Next, we performed immunohistochemistry to visualize transgenic AR expression in R26hARloxP/wt:Osr1-Cre+ mice. Using an antibody specifically against the human AR protein (441; Santa Cruz; sc-7305), we surveyed transgenic AR expression in the transgenic mice. We observed clear nuclear staining of human AR protein in luminal cells of all four prostate lobes, including anterior, dorsal, lateral, and ventral prostate in 8-week-old male R26hARloxP/wt:Osr1-Cre+ and R26hARloxP/loxP:Osr1-Cre+mice, but not in age-matched R26hARloxP/wt:Osr1-Cre− control mice. Representative images are shown in Fig. 2. There is no significant difference in intensity between heterozygous (R26hARloxP/wt:Osr1-Cre+) and homozygous (R26hARloxP/loxP:Osr1-Cre+) mice. Notably, staining of AR was limited to a portion of epithelial cells in some prostate glands. Using immunofluorescence, we further investigated expression of the AR transgene in the prostate tissues of differently aged mice. The immunofluorescence signal of the human AR protein appeared consistently in all prostate lobes between 4- and 48-week-old R26hARloxP/wt:Osr1-Cre+ mice (data not shown).
Observation of the local staining pattern of the AR transgene in R26hARloxP/wt:Osr1-Cre+ mice is novel and interesting. To confirm transgenic AR protein expression, we repeated immunohistochemistry with either an antibody (441; Santa Cruz; sc-7305) specifically against human AR protein or an antibody (N-20; Santa Cruz; sc-816) against both human and mouse AR proteins. Using these two antibodies allowed us to distinguish exogenous human AR from endogenous mouse AR. Uniform AR staining with the N20 antibody appears in the nucleus of prostatic luminal cells in R26hARloxP/wt:Osr1-Cre+ mice and R26hARloxP/wt:Osr1-Cre− controls (Fig. 3, A2 and B2). However, positive staining with the human AR specific antibody (441) was only observed in prostate tissues of R26hARloxP/wt:Osr1-Cre+ mice, indicating that expression of the AR transgene is a result of the LoxP/Cre recombination through activation of Cre transgene (Fig. 3, A1 versus B1). We then used immunofluorescence to co-localize both human AR and endogenous mouse AR in the above mouse tissues. A uniform nuclear immunofluorescence signal was observed with the antibody (N20) against human and mouse AR proteins in the prostate of R26hARloxP/wt:Osr1-Cre+ mice (Fig. 3C2, green), but only a portion of prostatic epithelial cells showed a positive immunofluorescence with the human AR antibody (Fig. 3C1, red). A significant amount of overlay was observed especially in luminal epithelial cells with these two antibodies (Fig. 3C3, arrows). Interestingly, positive staining of the human AR protein also appeared in prostatic basal cells in the AR transgenic mice.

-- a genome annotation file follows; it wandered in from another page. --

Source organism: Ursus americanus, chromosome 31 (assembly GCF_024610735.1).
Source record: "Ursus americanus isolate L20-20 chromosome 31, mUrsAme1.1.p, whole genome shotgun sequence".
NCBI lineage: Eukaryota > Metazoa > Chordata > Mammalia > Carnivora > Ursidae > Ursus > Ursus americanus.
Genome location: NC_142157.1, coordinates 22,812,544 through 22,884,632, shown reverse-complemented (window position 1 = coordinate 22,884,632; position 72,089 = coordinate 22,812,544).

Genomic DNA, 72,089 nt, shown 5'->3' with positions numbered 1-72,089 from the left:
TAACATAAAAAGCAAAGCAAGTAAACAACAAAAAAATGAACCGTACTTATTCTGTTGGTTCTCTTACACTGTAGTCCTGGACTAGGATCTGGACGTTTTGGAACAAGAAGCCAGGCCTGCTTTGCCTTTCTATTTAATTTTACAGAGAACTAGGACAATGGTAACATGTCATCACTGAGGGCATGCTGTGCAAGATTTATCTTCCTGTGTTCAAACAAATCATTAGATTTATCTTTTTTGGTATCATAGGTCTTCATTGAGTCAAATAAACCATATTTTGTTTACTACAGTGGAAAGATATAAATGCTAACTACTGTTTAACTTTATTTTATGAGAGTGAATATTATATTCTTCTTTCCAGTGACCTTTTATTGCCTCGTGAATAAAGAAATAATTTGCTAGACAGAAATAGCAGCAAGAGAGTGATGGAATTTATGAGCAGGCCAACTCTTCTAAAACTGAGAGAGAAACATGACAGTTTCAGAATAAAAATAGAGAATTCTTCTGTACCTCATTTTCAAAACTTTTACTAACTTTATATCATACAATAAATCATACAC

As described above, we observed positive AR immunostaining in both prostatic luminal and basal epithelial cells of R26hARloxP/wt:Osr1-Cre+ mice (Fig. 3C). It has been suggested that prostatic basal cells may contain prostate “stem” or “progenitor” cells (30, 31). We then used an antibody against p63, a prostatic basal cell marker, to confirm the expression of the AR transgene in prostatic basal epithelial cells (32). In these experiments, we included prostate tissues isolated from 16-week-old male R26hARloxP/wt:PB-Cre4+ mice in which expression of the AR transgene was limited in prostatic luminal cells through the ARR2PB promoter activation. As expected, positive immunostaining of p63 was observed exclusively in prostatic basal cells in both R26hARloxP/wt:Osr1-Cre+ and R26hARloxP/wt:PB-Cre4+ mice (Fig. 3, panels D2 and D5 and panels E2 and E5, respectively). Importantly, as observed previously, positive nuclear staining with the human AR antibody (441) appeared in a portion of prostatic basal cells in the prostate of R26hARloxP/wt:Osr1-Cre+ but not in R26hARloxP/wt:PB-Cre4+ mice (Fig. 3, panels D1 and D4 versus panels E1 and E4). Merging of these images showed a significant amount of overlay between transgenic human AR and endogenous mouse p63 proteins in the basal epithelial cells of the above mouse prostate tissues (Fig. 3, D3 and D6, blue arrows). The observation that expression of transgenic AR protein in prostatic basal cells of R26hARloxP/wt:Osr1-Cre+ mice is novel and interesting, suggesting that the mouse model is a new tool to assess AR action in prostatic epithelial basal cells.